Bunions: What's to Blame, Your Shoes or Your Genes?

Trying to keep your feet warm and dry during boot season in Monticello, Utah, can be a challenge if you have painful bunions on your big toes. At Animas Foot & Ankle, we understand your predicament, and we don’t want your feet to freeze this winter. Our expert podiatrists are here to help.

Maybe you’ve been wearing shoes that are too tight, or maybe you inherited your bunions, or maybe both. What’s to blame — your shoes or your genes?

It may not only be your mother’s fault

Swelling, redness, and a sore big toe — the bony bump at the base of your toe that may be preventing you from wearing boots — is a bunion. A bunion is a structural problem that develops slowly until one day, your shoe feels too tight, your foot hurts, and you may even find it difficult to move your big toe.

But what caused this problem? Where did the bunion come from? Should you blame your stilettos or your mother’s family for bad foot genes?

While it’s tempting to blame your family heritage for your foot problems, heredity may only be part of the issue. Women develop bunions more frequently than men, and while bunions — like the shape of your nose, curly hair, and dimples — do run in families, those narrow high heels haven’t helped, either.

Most likely, you have a bunion on your big toe as a result of an inherited structural defect, and your footwear is making it worse.

The verdict is still out: The exact cause of bunions is unknown

Even if you inherited bad foot structure or wore tight shoes in your younger days, you may or may not develop a bunion. It’s essentially a chicken-and-egg debate. Experts disagree whether tight, high heels cause bunions or if they’re simply a contributing factor in making your bunions worse.

Arthritis is also a likely contributor to the list of bunion causes. If you have rheumatoid arthritis — a chronic condition that causes joint inflammation — you may be even more susceptible to developing bunions. So if you inherited faulty foot structure, wear tight shoes, and have arthritis, you have all of the risk factors for bunions, but nobody knows for sure which came first: the bunion or the complications.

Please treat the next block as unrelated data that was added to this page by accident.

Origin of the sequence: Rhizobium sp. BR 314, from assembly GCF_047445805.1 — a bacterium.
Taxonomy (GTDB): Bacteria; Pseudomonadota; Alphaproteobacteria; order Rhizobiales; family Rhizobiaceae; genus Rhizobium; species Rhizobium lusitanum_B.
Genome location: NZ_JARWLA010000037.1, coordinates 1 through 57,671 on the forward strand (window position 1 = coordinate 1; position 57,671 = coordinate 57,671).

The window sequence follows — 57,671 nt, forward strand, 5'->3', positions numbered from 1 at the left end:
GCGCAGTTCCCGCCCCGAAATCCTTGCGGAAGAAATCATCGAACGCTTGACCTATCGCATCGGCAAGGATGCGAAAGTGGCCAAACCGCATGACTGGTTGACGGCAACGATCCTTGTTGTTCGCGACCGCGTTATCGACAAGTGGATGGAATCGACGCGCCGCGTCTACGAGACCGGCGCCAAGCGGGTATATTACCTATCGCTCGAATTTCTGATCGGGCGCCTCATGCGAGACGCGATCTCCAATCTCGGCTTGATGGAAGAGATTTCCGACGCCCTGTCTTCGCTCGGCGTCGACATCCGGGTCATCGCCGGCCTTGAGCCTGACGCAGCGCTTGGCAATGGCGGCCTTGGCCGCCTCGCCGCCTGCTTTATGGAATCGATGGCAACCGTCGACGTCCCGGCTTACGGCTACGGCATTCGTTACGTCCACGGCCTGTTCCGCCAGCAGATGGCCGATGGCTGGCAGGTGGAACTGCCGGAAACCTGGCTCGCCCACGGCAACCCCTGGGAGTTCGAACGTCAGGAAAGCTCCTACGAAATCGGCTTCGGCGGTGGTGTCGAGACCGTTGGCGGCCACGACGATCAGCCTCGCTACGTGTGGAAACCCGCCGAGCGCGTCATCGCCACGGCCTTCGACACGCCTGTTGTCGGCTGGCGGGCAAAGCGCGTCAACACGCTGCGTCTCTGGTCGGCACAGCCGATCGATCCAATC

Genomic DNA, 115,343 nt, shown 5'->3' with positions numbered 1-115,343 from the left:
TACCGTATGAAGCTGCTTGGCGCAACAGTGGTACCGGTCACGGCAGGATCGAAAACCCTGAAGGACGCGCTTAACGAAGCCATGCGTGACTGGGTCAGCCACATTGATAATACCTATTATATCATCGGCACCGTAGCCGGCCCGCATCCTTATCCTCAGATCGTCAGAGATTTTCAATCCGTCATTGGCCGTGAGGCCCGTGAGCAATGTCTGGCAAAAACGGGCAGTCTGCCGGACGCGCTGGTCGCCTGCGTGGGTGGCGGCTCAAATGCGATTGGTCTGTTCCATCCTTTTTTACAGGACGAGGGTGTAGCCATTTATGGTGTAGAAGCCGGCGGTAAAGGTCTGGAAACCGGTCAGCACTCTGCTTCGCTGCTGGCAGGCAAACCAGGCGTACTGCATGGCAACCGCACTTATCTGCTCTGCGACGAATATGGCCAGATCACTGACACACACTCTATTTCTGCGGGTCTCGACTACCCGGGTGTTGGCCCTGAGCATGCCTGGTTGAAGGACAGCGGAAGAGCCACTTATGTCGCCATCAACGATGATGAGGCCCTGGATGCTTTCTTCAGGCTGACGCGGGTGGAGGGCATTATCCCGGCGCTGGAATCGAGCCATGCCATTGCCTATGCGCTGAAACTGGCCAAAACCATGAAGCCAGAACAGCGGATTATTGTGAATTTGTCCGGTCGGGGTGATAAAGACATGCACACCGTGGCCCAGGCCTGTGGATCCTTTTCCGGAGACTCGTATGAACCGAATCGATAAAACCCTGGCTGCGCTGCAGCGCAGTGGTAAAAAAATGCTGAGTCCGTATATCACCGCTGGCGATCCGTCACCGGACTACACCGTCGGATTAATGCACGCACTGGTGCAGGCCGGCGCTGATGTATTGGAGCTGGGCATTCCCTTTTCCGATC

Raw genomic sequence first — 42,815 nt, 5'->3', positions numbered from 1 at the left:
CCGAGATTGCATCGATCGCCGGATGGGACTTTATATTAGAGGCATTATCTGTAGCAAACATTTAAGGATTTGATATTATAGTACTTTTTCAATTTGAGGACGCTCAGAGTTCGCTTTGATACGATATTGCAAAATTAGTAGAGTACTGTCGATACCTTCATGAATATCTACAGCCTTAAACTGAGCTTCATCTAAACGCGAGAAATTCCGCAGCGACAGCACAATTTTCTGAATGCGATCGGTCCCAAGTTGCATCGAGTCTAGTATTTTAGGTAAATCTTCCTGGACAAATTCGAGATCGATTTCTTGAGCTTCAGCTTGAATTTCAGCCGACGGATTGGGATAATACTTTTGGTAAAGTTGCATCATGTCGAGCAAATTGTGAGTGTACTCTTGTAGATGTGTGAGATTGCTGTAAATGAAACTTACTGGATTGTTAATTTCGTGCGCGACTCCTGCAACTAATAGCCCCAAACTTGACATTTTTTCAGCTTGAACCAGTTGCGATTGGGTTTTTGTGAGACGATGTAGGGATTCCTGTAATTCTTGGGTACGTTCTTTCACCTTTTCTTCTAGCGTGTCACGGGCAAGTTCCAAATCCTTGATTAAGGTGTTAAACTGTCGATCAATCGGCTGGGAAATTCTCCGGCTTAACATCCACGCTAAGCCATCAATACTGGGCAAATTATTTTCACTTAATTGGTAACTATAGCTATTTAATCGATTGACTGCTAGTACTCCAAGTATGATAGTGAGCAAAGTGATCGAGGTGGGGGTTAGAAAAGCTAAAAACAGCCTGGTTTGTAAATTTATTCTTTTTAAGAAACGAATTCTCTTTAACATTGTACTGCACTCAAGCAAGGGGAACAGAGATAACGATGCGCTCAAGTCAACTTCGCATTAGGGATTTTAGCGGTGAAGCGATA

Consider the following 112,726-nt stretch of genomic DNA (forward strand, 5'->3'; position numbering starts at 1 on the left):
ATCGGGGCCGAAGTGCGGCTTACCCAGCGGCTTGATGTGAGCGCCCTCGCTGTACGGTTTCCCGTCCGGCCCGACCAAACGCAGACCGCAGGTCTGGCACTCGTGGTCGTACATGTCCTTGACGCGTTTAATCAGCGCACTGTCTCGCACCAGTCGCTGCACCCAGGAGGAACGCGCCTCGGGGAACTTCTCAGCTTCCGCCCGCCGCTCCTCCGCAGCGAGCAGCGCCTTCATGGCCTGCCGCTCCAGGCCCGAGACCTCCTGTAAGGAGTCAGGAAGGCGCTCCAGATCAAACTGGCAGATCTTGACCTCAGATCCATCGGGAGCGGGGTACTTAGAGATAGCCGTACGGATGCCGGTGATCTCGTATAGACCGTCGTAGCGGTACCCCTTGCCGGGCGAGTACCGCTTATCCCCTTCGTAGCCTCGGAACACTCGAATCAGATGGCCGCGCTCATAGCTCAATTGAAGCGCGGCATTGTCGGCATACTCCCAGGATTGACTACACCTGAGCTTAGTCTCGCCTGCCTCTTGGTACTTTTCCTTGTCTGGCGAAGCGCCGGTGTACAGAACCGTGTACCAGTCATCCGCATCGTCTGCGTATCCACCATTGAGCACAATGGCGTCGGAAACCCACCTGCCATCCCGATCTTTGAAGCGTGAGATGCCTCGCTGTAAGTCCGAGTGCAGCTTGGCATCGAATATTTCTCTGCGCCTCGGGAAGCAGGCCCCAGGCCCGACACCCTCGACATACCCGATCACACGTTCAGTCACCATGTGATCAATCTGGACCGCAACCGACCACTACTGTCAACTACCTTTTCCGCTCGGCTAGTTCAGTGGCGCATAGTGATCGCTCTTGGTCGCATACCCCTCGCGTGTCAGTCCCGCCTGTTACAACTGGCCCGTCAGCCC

And there’s more. If you suffered a foot injury at some point in your life, you may also be more prone to developing bunions later on — especially if you’re a woman over 40 years old. Or if you have a condition that affects your muscles and nerves, such as polio, or your feet didn't develop properly from birth, these factors also increase your risk of developing bunions.

Beyond the bunion: Why you have trouble finding comfortable boots

Beyond the bunion itself, when you leave it untreated, a bunion leads to other painful foot conditions that make it even harder to find a comfortable pair of boots. Conditions that often accompany bunions include:

A bunion doesn’t go away on its own, unfortunately, so you need to treat it either nonsurgically or surgically if it becomes unbearable. To relieve pain, you can take ibuprofen or another over-the-counter pain-relieving anti-inflammatory medication. You can tape, pad, or splint your toe to keep it separated and cushioned when you’re wearing shoes.

It’s also a good idea to avoid standing for long periods of time whenever possible and to apply ice to your bunion after a particularly long day on your feet. You may want to stop wearing stilettos (if you still are) and buy some wider, more comfortable and supportive shoes. Additionally, foot orthotics for your shoes may relieve pressure on your big toe.

If home remedies don’t relieve your bunion pain and your next step is wearing your fuzzy slippers out in the snow, bunion surgery may be something to consider. The expert podiatrists at Animas Foot & Ankle provide state-of-the-art surgical treatments for bunions and the associated foot complications so you can get back to wearing boots and any other properly fitting footwear.

Don’t blame your mother. Call our office today to schedule a consultation or request an appointment through our online form.

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